On my lunch hour, I popped down to the polling station and cast my ballot. There was almost no one there, which I found surprising for the noon hour, but given that Georgia is now a state that allows early voting, that may be the trend going forward. I forgot to ask the poll workers what number I was.
Day: November 2, 2010
Every time an election rolls around, you’ll hear a lot of people remind you of your right to vote. This is not one of those posts, because I have a somewhat more philosophical point to make, and one which gets an unsurprising amount of pushback from the cynical.
Today is Election Day in America. If you are an American citizen and of legal age to do so, you have a responsibility to vote.
We live in a participatory democracy, with a government made up of fellow citizens. Both the representatives that we elect and the civil servants who actually execute the business of government are our neighbours and fellow members of society. There is not, in principle, a “ruling class” from which our leaders are selected. (There certainly seems to be in practice, but that’s not an ideal situation.)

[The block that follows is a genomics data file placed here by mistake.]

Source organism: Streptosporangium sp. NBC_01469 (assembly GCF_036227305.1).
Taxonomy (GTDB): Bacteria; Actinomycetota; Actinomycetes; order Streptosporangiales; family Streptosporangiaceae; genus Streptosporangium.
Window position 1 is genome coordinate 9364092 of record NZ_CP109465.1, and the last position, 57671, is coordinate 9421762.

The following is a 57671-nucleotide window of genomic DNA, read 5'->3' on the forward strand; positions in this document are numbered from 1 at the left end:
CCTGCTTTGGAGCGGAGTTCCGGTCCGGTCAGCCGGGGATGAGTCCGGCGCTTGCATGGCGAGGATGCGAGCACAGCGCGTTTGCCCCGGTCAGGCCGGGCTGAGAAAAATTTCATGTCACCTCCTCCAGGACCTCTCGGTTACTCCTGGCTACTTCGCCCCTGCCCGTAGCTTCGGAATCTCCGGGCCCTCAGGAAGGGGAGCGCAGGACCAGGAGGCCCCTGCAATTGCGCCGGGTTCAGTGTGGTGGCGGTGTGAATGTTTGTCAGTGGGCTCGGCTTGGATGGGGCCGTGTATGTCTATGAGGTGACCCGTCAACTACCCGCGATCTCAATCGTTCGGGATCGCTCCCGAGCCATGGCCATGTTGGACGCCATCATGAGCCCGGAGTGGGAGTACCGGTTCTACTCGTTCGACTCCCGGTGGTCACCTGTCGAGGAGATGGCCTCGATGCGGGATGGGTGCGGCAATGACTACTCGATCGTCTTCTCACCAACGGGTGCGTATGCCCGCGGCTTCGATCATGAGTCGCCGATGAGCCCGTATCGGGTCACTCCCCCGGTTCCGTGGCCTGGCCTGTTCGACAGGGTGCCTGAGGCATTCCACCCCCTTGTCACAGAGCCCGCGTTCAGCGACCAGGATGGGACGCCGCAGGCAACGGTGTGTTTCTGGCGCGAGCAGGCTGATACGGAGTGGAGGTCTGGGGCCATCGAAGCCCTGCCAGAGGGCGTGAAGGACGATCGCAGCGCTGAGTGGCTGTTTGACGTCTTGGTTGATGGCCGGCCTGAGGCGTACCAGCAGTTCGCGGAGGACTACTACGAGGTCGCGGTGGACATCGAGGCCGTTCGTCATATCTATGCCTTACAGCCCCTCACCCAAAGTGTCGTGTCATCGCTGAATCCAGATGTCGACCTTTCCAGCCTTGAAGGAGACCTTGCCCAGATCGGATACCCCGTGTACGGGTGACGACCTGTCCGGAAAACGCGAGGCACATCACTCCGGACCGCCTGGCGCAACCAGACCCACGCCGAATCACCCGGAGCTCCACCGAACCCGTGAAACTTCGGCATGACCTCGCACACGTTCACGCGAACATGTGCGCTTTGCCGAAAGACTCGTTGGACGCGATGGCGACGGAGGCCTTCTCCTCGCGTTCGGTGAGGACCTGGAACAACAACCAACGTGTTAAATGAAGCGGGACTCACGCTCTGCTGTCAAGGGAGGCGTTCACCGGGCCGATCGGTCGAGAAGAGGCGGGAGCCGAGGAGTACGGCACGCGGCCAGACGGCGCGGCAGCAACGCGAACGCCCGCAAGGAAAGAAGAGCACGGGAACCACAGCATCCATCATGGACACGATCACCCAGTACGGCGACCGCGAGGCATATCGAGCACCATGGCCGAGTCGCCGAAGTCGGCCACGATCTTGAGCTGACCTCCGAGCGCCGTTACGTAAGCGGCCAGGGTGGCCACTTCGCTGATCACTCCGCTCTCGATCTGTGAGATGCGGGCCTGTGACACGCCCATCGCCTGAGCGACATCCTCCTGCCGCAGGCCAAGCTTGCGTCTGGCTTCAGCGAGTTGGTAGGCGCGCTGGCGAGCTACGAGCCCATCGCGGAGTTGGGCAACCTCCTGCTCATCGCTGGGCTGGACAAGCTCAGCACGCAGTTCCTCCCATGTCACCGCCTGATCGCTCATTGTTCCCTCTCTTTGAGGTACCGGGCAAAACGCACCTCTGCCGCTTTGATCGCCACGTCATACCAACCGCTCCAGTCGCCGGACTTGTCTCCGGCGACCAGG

Because this is a participatory citizen government, you have the ability to be a part of it. You can run for office, or work for someone who is. You can speak to your representatives in the government, and discuss the issues that are important to you. You can go to town meetings, raise awareness of issues, and generally make the wheels turn. If there are no candidates to your liking, you can encourage like minded peoples’ campaigns by supporting them, raising awareness of them, and generally boosting the signals that correspond with your worldview. The only thing that limits the amount of involvement you have in your government is the amount of time and dedication you’re willing to commit.
Given all of that, actually getting off your duff and voting on Election Day is quite literally the least you can do.
I will not say, as I’ve seen others suggest, that if you fail to vote you forfeit your rights to free speech, or that you don’t love your country or care about it. No one is going to force you to go to the polls and cast your ballot. You certainly have the right to forfeit your turn at the lever, if that’s your desire.
But you shouldn’t, because voting in elections is one of the most basic and fundamental responsibilities of being a citizen in a participatory democracy.
So if you are able, take the time….make the time…to go to your polling station and vote for the people who will best represent you in the coming years.
It’s the least you can do.